It was a long time coming, but on Monday, at long last, Virgin Orbit made its first official attempt to launch a rocket into orbit.
Unfortunately, the attempt failed.
In October 2019, Virgin Orbit -- a company related to, but not part, of its more famous cousin Virgin Galactic (SPCE -0.46%) -- announced plans to launch a test rocket from its "Cosmic Girl" modified Boeing carrier aircraft "in about six weeks, eight weeks." As it turned out, the actual number was closer to 34 or 35 weeks, as a combination of intense devotion to making sure everything would go right, combined with a pandemic that went very wrong to delay Virgin's launch attempt. Regardless, after one final delay to a planned Sunday launch, Virgin Orbit was finally ready to go on Monday.
And, at first, it looked like it might succeed.
After taking to the air and maneuvering for launch, at 3:50 p.m. Virgin Orbit sent out its exultant tweet:
Cosmic Girl has released LauncherOne!— Virgin Orbit (@Virgin_Orbit) May 25, 2020
Three minutes later, however, came the belated bad news:
We've confirmed a clean release from the aircraft. However, the mission terminated shortly into the flight. Cosmic Girl and our flight crew are safe and returning to base.— Virgin Orbit (@Virgin_Orbit) May 25, 2020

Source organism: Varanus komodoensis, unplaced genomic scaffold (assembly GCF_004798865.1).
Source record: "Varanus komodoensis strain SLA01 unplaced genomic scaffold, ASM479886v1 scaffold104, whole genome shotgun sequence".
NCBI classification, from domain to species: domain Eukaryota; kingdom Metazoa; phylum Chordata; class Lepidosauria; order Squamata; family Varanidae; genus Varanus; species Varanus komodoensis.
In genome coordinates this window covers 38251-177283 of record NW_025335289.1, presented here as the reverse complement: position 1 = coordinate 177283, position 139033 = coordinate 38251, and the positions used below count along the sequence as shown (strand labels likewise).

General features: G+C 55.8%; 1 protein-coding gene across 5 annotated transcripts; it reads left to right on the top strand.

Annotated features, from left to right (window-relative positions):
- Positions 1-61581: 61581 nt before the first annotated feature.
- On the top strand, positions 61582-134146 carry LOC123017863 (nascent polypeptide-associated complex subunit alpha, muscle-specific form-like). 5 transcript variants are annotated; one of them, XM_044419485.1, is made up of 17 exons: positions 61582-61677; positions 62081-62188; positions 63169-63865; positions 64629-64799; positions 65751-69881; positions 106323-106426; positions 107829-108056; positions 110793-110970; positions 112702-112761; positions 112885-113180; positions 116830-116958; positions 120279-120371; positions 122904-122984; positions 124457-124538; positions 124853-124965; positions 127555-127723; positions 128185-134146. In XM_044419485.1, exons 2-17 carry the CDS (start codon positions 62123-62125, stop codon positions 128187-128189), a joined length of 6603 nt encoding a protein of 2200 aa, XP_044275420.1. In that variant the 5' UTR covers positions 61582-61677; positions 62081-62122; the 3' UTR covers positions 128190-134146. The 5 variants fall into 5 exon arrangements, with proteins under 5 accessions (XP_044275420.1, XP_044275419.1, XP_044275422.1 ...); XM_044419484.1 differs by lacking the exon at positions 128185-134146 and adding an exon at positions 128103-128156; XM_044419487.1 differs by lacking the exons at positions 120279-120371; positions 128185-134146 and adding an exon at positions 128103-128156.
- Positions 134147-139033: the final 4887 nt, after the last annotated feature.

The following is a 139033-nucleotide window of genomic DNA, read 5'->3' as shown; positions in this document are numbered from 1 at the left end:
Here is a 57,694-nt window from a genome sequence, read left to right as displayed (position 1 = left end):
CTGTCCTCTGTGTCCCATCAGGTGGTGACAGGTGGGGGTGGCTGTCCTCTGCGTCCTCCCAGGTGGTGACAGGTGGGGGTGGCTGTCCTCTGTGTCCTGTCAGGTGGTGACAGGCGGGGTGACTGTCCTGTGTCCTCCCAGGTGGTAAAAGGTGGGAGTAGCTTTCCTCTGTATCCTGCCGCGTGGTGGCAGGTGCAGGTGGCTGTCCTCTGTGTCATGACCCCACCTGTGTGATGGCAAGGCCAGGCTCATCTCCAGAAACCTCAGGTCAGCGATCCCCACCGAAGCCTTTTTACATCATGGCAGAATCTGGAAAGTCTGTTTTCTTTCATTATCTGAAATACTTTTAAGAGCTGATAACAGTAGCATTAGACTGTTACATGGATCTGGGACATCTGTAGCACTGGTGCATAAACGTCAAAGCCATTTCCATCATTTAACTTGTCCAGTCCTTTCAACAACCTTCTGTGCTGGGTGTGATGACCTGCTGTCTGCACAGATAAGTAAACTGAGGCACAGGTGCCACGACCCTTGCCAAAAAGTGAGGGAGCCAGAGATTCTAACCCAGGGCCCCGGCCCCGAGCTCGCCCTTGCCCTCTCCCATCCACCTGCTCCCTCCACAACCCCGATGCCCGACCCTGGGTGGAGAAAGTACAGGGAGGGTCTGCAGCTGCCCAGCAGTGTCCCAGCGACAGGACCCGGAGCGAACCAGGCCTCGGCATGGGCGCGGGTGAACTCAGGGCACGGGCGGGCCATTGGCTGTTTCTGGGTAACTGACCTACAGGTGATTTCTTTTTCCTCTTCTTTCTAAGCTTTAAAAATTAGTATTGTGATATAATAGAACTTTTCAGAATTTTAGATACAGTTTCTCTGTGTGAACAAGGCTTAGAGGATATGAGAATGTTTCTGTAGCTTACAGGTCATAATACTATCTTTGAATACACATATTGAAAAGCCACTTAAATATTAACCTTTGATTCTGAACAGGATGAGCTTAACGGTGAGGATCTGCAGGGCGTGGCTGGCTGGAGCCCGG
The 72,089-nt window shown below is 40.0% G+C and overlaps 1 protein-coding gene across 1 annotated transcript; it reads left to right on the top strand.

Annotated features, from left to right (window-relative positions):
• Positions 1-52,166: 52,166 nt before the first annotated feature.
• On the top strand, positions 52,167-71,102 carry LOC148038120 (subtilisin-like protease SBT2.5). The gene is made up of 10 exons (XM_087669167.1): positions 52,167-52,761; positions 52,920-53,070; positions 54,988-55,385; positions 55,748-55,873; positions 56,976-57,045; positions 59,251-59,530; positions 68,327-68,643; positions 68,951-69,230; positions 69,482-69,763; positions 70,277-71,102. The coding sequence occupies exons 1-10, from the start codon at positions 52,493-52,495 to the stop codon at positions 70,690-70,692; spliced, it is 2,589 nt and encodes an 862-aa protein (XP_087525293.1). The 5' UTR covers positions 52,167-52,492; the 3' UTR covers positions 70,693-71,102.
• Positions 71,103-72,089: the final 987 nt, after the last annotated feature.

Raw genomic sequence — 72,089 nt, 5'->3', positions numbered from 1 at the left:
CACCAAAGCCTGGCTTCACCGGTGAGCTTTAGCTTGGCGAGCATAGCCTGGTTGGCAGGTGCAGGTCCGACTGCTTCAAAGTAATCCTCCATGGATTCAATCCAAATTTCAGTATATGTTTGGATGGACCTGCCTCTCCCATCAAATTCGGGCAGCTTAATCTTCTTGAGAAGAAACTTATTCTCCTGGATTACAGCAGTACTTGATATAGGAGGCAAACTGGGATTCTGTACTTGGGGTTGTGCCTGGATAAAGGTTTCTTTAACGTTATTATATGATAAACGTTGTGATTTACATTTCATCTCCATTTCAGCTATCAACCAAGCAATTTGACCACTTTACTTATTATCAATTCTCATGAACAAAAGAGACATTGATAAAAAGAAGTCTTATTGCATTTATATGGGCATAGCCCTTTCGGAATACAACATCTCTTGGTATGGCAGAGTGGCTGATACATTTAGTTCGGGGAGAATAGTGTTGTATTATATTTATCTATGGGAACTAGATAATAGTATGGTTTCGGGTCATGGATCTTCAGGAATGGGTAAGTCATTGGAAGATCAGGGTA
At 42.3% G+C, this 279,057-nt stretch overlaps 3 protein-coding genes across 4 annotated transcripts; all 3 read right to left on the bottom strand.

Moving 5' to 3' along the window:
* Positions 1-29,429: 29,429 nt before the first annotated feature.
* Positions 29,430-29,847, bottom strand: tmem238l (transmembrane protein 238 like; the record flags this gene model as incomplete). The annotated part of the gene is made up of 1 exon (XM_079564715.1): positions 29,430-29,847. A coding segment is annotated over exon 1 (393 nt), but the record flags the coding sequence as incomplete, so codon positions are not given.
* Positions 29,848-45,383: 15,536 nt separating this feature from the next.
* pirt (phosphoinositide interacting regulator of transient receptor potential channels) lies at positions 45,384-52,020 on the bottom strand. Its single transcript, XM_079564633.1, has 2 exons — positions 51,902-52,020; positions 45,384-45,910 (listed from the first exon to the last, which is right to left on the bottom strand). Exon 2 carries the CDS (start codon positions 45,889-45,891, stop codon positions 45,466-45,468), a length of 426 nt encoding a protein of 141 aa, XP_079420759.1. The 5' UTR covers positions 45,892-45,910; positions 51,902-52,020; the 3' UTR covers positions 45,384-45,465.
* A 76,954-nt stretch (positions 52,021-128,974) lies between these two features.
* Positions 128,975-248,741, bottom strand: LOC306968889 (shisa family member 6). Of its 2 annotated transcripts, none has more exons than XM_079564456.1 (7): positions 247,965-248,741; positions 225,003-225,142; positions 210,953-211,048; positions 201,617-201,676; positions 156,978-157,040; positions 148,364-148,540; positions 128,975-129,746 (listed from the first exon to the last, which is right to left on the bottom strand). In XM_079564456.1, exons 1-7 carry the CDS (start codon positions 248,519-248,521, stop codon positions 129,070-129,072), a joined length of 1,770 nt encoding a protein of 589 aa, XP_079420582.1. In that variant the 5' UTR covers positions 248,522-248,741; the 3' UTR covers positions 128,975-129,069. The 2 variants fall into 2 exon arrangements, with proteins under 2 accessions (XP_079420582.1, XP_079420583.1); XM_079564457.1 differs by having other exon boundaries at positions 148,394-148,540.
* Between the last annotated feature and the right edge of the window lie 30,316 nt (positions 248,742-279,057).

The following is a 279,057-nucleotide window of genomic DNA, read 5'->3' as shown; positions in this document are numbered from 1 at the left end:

As the company later explained, "LauncherOne maintained stability after release, and we ignited our first stage engine, NewtonThree. An anomaly then occurred early in first stage flight," however. It appears that the rocket's upper stage may have never ignited -- or perhaps never even separated so as to be able to ignite.
"We'll learn more as our engineers analyze the mountain of data we collected today," said Virgin Orbit.
The good news: At least no customer lost a satellite as a result of the failure. Uncertain that it would succeed in its first launch attempt, Virgin Orbit had loaded a dummy payload aboard LauncherOne for this maiden flight. There is no word yet on when Virgin Orbit might make a second attempt.